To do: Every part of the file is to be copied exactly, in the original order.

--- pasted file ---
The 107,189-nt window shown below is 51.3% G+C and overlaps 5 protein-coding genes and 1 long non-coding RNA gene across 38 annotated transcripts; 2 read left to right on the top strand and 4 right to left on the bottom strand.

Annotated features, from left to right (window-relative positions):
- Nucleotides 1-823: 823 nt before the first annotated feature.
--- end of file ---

The 107,189-nt window shown below is 51.3% G+C and overlaps 5 protein-coding genes and 1 long non-coding RNA gene across 38 annotated transcripts; 2 read left to right on the top strand and 4 right to left on the bottom strand.

Annotated features, from left to right (window-relative positions):
- Nucleotides 1-823: 823 nt before the first annotated feature.